“It is important to note that public health was protected and DWM (Department of Watershed Management) staff completed the required response and cleanup activities as specified by state and federal laws,” the county said in a statement.
Lambert, who was the county’s interim watershed director until a permanent department head was hired last year, said the county responded to and reported on two spills at the residence.
“We report what we see. If we don’t witness it, we can’t report it,” Lambert said. “It seems like they’re out to get me.”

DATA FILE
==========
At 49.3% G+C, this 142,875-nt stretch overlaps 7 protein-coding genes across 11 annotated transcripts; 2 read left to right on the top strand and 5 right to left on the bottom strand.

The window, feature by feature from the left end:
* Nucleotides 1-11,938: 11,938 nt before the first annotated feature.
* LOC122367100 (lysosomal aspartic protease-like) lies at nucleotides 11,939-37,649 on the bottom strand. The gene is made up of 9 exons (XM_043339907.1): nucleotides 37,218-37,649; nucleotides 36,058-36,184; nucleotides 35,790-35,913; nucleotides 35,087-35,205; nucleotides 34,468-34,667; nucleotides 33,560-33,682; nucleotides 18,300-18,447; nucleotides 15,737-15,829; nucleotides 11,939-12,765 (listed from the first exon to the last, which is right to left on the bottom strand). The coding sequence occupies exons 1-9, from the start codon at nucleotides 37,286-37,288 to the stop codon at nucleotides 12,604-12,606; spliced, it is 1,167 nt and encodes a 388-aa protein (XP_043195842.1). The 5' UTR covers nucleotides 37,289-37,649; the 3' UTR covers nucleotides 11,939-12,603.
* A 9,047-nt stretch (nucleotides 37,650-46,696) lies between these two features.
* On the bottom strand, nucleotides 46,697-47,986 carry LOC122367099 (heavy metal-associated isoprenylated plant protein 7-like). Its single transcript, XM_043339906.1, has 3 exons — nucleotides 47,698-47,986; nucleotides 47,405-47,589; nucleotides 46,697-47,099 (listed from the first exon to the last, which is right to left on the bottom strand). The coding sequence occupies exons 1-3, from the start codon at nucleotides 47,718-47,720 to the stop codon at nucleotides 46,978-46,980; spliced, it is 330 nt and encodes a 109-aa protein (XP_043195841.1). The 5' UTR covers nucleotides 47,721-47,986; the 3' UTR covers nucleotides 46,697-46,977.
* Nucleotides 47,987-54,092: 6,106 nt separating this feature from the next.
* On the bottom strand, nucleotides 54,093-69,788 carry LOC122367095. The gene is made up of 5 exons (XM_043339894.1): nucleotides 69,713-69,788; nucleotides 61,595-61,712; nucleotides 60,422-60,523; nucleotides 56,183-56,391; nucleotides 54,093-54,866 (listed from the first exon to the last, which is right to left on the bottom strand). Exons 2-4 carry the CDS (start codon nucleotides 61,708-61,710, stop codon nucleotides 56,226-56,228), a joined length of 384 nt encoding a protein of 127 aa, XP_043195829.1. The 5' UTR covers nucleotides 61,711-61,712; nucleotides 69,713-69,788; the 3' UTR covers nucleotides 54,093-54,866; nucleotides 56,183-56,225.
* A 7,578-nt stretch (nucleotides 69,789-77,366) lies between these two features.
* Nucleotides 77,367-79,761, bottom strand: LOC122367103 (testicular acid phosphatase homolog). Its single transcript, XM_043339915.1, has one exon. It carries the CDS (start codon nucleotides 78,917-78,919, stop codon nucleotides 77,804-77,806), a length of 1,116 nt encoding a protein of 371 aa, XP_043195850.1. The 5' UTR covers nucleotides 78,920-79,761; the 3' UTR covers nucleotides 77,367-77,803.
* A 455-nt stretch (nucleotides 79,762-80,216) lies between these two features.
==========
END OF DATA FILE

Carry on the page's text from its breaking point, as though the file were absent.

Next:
Sewer overflows are defined as discharges that include spills into waterways, indoor backups and outdoor releases.
Several years ago, DeKalb County entered into an agreement with the federal government to upgrade its wastewater systems, part of $1.35 billion in infrastructure improvements. The agreement included stringent sewage overflow reporting requirements.
Department of Watershed Management Director Scott Towler wrote in Lambert’s termination letter that he showed “substandard work quality” that put the county out of compliance with the agreement.
DeKalb could face penalties for failure to comply with reporting requirements, Towler wrote.
Lambert is appealing his termination.